We can also recommend the HP Z series, Dell 7820 & 7920, AVA custom built Pixotope machines https://www.avadirect.com/pixotopesolutions (only US).
Avoid common "gaming" machines in a production environment. The chassis most often does not have the cooling ability of a proper rack-mounted chassis, and the systems are not designed for 24/7 100% workload in a tough environment.
Alienware and other gaming PCs can have good performance, but most often they are not made with the same quality components as the more professional workstation focused hardware mentioned above. They are most often based on the 115x and 120x chipsets which run into the PCI-e lane limitation mentioned under CPU.
Apple Macs are not supported.
The air around and outside the chassis needs to be cool, so make sure the space your rack is well ventilated and has a steady supply of cool air.
System stability and stress testing
To ensure that your system is stable under load you can run a system benchmark that stresses both the CPU and the GPU. Two we recommend are:
Use an extreme preset, and let the system run for 30 - 45 minutes. Monitor the temperatures, and check that the chassis has ample airflow, both internal and external. The chassis should optimally be cool to the touch.
Be careful with applications like furmark which stresses only the GPU, since they can be too aggressive and gives the GPU an unrealistic load.
Hardware diagnostics and monitoring
Use HWiNFO to get a complete computer system overview, including temperature monitoring: https://www.fosshub.com/HWiNFO.html
If you believe you have issues with your system, create a complete system report and send it to us for review.
Use this tool to ensure that your graphics cards and video I/O cards are running at their intended speed. They need to be seated in the correct PCI-E slots on the motherboard for this to be correct. Consult your motherboard manual on which slots to use. If you use the wrong slot, you risk much lower performance or no functionality on both graphics cards and video I/O cards. Under bus in HWiNFO, expand bus pane and check that the current link width is correct. This should be 16x for graphics cards, and 8x for AJA video I/O cards.:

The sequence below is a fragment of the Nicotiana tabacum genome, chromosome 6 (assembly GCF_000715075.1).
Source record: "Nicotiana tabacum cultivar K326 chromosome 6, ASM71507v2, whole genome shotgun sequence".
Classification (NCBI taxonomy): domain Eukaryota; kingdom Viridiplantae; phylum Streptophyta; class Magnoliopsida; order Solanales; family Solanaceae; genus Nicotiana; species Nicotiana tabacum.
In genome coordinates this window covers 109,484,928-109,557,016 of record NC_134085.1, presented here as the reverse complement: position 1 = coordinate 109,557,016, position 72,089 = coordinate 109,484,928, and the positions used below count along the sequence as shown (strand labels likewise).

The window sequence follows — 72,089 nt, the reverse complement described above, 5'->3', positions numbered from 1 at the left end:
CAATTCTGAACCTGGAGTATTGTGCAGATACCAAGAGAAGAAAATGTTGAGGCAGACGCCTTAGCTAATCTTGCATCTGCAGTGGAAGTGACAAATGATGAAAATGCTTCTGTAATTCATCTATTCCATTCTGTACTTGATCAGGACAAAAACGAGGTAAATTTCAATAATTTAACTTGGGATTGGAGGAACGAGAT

Example of an incorrectly placed AJA Kona 4. It is running at half the PCI-E speed, in addition to communicating through the chipset and not directly to the CPU:
We recommend using 2 network ports:
1 dedicated to Pixotope, Data hub and Tracking server. Tracking data is especially vulnerable to latency and packet loss issues, so you should run this on a dedicated network
We do not support Data hub and CTS/Tracking over wireless, these connections must be wired
1 for general internet and network access
We recommend as a base setup to use two network adapters on one machine in order to separate the tracking data from the general network traffic.
With two network adapters, you choose which network you run the datahub on under the general tab, and you choose which network to run the tracking on under the camera tracking tab.
Remember that you need an active network connection (network cable plugged in to the adapter) in order for the adapter to show up and be selectable in Director.
Windows network profile has to be set to private. Public network profile will block both Data hub data and tracking data which means the computers with Pixotope will not see other Pixotope machines or receive/send tracking data.
If you still have problems with Pixotope not receiving or sending data between machines/other hardware, disable the Windows firewall.
The following tool can be used to identify and diagnose latency spikes within the system:
This tool should be run after the software is configured for the environment, in case software such as third-party antivirus or hardware device drivers cause disruptions to system latency.